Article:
The dedication of the caretaker of Kabul:

Discussion in 'Current Affairs, News and Analysis' started by Skynet, Aug 22, 2007.

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  1. The caretaker of Kabul: Afghan dedicated his life to guarding the embassy
    By Terri Judd Guardian
    Published: 22 August 2007
    When British soldiers turned up at the embassy in Kabul following the fall of the Taliban, their path was blocked by an elderly Afghan gentleman.

    For 12 years, Zahoor Shah had tended the roses in the compound, hidden away the silver and barred fighters from entering. It took the British some hours before they could persuade him that the rightful owners had finally returned. By the time the new Charge d'Affaires Stephen Evans and his staff turned up the following day, Mr Shah was properly attired to welcome them.

    "I arrived on the afternoon of 19 November 2001. We came down the curving drive and pulled up at the entrance of the embassy. Mr Shah was at the top of the stairs, wearing his white coat with gold buttons and black trousers to greet us," said Mr Evans.

    He had found heating oil and the old grand table was set for dinner with the ambassadorial china, silver and crystal glasses. "From somewhere he had found a couple of bottles of wine and there were candles on the table," explained Mr Evans.

    Yesterday the current British ambassador Sir Sherard Cowper-Coles paid tribute to Mr Shah after news that he had lost his battle with throat cancer. "We owe him an enormous debt for the loyalty and resilience he showed during the years of Taliban rule," he said.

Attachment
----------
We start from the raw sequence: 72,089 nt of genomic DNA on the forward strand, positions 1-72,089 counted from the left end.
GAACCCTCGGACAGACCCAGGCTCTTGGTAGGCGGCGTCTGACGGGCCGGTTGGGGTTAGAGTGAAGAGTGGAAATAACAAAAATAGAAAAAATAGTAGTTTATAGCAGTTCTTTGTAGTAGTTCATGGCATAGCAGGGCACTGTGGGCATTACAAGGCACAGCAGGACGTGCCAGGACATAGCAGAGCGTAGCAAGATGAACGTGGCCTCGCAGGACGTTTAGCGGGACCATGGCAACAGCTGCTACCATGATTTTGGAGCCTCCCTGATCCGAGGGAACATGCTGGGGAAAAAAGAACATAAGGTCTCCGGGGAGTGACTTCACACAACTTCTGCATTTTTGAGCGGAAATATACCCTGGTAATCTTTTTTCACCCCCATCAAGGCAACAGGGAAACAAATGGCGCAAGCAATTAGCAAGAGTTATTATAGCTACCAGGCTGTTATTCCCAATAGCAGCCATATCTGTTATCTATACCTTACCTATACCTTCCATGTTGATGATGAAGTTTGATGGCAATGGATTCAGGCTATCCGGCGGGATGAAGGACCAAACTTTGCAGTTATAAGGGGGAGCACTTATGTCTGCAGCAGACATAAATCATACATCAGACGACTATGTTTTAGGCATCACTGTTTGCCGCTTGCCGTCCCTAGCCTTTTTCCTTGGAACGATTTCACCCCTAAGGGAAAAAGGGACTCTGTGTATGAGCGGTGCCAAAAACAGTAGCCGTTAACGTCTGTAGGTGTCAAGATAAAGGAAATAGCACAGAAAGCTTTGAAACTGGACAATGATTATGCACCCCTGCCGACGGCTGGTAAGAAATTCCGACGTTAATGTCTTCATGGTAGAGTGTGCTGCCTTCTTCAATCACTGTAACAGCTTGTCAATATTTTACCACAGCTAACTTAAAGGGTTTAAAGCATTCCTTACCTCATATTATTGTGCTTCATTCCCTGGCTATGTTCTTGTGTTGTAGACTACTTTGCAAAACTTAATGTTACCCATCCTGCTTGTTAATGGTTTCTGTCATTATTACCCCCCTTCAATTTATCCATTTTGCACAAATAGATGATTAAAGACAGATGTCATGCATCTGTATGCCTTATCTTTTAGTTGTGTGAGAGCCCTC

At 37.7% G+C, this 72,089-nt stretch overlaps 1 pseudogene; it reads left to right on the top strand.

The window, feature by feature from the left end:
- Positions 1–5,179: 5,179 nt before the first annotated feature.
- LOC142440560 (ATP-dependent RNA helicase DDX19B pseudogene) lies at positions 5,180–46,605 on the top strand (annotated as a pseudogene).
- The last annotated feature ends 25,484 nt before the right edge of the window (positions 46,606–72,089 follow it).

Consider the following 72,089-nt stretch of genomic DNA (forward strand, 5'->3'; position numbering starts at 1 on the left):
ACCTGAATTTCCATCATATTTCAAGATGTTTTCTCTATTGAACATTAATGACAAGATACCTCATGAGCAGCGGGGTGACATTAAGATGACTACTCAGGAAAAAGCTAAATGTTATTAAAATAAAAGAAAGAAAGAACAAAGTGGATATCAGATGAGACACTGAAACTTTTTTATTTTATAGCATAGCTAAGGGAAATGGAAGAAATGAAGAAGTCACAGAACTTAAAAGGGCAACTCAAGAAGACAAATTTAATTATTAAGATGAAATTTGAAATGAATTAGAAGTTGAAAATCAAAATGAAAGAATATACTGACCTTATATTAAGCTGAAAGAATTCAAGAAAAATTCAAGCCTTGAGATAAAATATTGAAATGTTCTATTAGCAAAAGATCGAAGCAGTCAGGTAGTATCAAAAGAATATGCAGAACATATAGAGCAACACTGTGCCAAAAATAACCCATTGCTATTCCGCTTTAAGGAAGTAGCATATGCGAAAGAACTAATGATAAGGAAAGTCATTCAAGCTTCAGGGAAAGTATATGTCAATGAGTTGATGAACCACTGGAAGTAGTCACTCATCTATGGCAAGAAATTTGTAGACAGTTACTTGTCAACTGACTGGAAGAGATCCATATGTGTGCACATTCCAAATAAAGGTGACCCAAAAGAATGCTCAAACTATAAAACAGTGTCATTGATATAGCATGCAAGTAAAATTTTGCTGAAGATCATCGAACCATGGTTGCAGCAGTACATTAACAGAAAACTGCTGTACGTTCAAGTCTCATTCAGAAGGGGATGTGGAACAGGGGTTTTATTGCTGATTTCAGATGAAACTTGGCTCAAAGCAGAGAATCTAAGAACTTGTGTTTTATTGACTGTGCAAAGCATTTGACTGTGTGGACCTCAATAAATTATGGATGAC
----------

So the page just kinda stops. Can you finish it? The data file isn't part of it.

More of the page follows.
Nobody was entirely sure how old he was, though it is believed he had started life at the embassy as an eight- or nine-year-old ball-boy in the forties.

    Mr Evans, who returned as ambassador in 2006 until early 2007, remembered him as a gentle, courteous man who was proud of his job and his embassy. "Because he had worked for the embassy for so long he provided a continuity with the past when Afghanistan was essentially peaceful, before things went terribly wrong in the 1970s. He was someone who had stuck through the Soviet period, through the civil war, through the Taliban era and the later transition. He was very loyal," he added.

    The former Viceroy of India, Lord Curzon founded the embassy in Kabul in the 1920s declaring its ambassador should be the best-housed man in Asia. A large section of it was later passed to the Pakistanis but the smaller "hospital compound" was kept on.

    After the Soviet invasion, the mission was left with only a Charge d'Affaires and by 1989 the last diplomat had gone. Mr Shah and his team of six staff hid away the portraits of Queen Mary and King George VI, the gilded Wilton china service, the silver teapots and monogrammed tureens.

    They stood guard through the fiercest fighting, despite one of the staff being killed by a rocket in 1996, and slept in the gatehouse to repel intruders. The gatekeeper Sayed Afzal once kept a Taliban delegation at bay, informing them there was nothing left but "a few old tables and chairs".

    The British High Commission in Islamabad called regularly to make sure they were alright, while the odd intrepid visitor would drop by. Money for the upkeep was passed through the UN offices until the embassy reopened in November 2001.